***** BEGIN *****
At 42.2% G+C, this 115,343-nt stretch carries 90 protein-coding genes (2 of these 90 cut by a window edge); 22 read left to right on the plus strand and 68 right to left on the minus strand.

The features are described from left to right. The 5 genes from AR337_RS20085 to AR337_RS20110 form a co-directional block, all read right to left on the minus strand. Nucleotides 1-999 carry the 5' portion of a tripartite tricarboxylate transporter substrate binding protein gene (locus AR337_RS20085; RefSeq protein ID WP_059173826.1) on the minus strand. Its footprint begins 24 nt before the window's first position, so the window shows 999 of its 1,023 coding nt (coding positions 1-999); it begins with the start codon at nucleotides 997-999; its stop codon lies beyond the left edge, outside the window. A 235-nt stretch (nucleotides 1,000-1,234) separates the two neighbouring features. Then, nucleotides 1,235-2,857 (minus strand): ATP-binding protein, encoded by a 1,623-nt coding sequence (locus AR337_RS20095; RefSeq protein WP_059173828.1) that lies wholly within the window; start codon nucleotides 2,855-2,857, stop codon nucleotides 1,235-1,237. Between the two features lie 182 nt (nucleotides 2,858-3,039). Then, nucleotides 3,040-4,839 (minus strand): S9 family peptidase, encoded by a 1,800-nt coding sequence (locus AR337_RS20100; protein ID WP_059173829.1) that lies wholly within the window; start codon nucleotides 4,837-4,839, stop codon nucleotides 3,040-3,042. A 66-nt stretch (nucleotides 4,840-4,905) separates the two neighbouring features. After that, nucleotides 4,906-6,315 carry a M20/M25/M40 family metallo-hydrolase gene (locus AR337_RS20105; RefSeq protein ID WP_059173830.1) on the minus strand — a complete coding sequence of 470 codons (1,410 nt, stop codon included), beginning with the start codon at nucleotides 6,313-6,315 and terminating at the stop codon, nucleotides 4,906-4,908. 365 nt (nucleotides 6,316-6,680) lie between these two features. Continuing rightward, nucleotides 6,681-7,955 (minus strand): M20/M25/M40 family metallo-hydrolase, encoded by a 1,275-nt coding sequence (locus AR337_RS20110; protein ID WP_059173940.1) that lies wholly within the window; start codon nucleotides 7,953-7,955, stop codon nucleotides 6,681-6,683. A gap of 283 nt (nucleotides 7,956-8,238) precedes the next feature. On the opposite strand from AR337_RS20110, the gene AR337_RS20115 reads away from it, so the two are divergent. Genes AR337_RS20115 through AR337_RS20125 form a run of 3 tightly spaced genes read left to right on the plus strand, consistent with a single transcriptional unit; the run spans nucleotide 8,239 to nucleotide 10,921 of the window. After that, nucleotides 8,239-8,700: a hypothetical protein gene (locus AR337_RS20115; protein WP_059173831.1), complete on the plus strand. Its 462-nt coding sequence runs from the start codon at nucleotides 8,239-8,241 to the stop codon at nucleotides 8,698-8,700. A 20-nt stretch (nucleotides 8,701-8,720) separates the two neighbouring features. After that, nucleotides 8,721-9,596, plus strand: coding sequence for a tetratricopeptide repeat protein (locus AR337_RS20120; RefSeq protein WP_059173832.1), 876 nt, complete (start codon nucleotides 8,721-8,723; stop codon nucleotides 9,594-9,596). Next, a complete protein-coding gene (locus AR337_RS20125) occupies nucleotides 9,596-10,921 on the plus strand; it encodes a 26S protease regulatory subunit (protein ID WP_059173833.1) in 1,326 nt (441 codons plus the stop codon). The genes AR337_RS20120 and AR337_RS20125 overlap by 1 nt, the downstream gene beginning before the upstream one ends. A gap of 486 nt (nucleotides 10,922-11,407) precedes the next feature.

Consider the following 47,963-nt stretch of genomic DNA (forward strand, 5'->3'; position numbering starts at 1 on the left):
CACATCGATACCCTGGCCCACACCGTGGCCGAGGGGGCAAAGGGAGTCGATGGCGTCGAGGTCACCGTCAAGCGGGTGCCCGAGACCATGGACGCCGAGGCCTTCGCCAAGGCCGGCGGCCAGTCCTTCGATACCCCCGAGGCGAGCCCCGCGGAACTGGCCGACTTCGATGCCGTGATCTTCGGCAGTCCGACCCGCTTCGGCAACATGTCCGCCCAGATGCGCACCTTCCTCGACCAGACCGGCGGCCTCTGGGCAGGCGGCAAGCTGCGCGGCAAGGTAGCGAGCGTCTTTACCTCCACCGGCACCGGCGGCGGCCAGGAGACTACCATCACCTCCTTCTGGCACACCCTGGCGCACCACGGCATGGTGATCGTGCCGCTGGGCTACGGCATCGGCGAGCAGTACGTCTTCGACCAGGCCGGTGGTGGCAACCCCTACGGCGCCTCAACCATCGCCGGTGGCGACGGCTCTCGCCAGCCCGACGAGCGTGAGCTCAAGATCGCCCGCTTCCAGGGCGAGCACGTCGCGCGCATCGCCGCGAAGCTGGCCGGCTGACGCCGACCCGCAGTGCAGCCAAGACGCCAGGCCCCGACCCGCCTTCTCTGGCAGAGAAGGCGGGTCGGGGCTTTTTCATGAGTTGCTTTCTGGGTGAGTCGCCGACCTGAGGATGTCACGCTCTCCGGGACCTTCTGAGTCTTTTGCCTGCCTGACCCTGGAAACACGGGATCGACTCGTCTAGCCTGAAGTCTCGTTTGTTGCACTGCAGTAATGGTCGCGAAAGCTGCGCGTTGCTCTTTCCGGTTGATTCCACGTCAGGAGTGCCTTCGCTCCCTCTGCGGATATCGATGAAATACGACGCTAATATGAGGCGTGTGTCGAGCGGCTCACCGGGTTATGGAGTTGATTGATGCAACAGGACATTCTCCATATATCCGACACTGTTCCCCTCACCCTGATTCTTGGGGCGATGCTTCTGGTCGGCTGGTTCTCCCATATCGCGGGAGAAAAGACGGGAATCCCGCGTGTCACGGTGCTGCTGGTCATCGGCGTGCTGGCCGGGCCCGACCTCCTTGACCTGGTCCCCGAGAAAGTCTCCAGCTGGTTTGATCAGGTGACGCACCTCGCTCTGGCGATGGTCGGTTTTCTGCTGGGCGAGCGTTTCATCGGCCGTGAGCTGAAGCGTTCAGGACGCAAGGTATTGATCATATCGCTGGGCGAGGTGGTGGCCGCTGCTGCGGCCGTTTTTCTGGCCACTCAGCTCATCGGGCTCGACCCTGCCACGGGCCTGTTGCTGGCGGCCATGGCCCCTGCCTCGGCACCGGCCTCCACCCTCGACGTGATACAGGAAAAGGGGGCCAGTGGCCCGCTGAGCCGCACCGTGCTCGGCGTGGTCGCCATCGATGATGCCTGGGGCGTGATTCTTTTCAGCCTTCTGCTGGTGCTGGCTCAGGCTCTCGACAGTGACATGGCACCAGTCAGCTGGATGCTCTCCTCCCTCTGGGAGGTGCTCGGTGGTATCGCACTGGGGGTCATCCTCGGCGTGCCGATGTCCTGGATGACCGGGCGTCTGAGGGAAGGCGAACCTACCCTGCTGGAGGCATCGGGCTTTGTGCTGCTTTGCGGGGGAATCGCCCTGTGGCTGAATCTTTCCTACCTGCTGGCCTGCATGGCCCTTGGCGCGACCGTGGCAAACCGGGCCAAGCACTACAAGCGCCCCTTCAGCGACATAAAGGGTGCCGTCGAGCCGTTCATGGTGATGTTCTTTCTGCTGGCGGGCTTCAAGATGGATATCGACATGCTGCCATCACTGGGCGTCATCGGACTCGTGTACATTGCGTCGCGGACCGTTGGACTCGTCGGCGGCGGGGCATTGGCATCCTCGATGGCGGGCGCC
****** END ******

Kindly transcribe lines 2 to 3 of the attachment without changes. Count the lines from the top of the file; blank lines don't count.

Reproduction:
The features are described from left to right. The 5 genes from AR337_RS20085 to AR337_RS20110 form a co-directional block, all read right to left on the minus strand. Nucleotides 1-999 carry the 5' portion of a tripartite tricarboxylate transporter substrate binding protein gene (locus AR337_RS20085; RefSeq protein ID WP_059173826.1) on the minus strand. Its footprint begins 24 nt before the window's first position, so the window shows 999 of its 1,023 coding nt (coding positions 1-999); it begins with the start codon at nucleotides 997-999; its stop codon lies beyond the left edge, outside the window. A 235-nt stretch (nucleotides 1,000-1,234) separates the two neighbouring features. Then, nucleotides 1,235-2,857 (minus strand): ATP-binding protein, encoded by a 1,623-nt coding sequence (locus AR337_RS20095; RefSeq protein WP_059173828.1) that lies wholly within the window; start codon nucleotides 2,855-2,857, stop codon nucleotides 1,235-1,237. Between the two features lie 182 nt (nucleotides 2,858-3,039). Then, nucleotides 3,040-4,839 (minus strand): S9 family peptidase, encoded by a 1,800-nt coding sequence (locus AR337_RS20100; protein ID WP_059173829.1) that lies wholly within the window; start codon nucleotides 4,837-4,839, stop codon nucleotides 3,040-3,042. A 66-nt stretch (nucleotides 4,840-4,905) separates the two neighbouring features. After that, nucleotides 4,906-6,315 carry a M20/M25/M40 family metallo-hydrolase gene (locus AR337_RS20105; RefSeq protein ID WP_059173830.1) on the minus strand — a complete coding sequence of 470 codons (1,410 nt, stop codon included), beginning with the start codon at nucleotides 6,313-6,315 and terminating at the stop codon, nucleotides 4,906-4,908. 365 nt (nucleotides 6,316-6,680) lie between these two features. Continuing rightward, nucleotides 6,681-7,955 (minus strand): M20/M25/M40 family metallo-hydrolase, encoded by a 1,275-nt coding sequence (locus AR337_RS20110; protein ID WP_059173940.1) that lies wholly within the window; start codon nucleotides 7,953-7,955, stop codon nucleotides 6,681-6,683. A gap of 283 nt (nucleotides 7,956-8,238) precedes the next feature. On the opposite strand from AR337_RS20110, the gene AR337_RS20115 reads away from it, so the two are divergent. Genes AR337_RS20115 through AR337_RS20125 form a run of 3 tightly spaced genes read left to right on the plus strand, consistent with a single transcriptional unit; the run spans nucleotide 8,239 to nucleotide 10,921 of the window. After that, nucleotides 8,239-8,700: a hypothetical protein gene (locus AR337_RS20115; protein WP_059173831.1), complete on the plus strand. Its 462-nt coding sequence runs from the start codon at nucleotides 8,239-8,241 to the stop codon at nucleotides 8,698-8,700. A 20-nt stretch (nucleotides 8,701-8,720) separates the two neighbouring features. After that, nucleotides 8,721-9,596, plus strand: coding sequence for a tetratricopeptide repeat protein (locus AR337_RS20120; RefSeq protein WP_059173832.1), 876 nt, complete (start codon nucleotides 8,721-8,723; stop codon nucleotides 9,594-9,596). Next, a complete protein-coding gene (locus AR337_RS20125) occupies nucleotides 9,596-10,921 on the plus strand; it encodes a 26S protease regulatory subunit (protein ID WP_059173833.1) in 1,326 nt (441 codons plus the stop codon). The genes AR337_RS20120 and AR337_RS20125 overlap by 1 nt, the downstream gene beginning before the upstream one ends. A gap of 486 nt (nucleotides 10,922-11,407) precedes the next feature.

Consider the following 47,963-nt stretch of genomic DNA (forward strand, 5'->3'; position numbering starts at 1 on the left):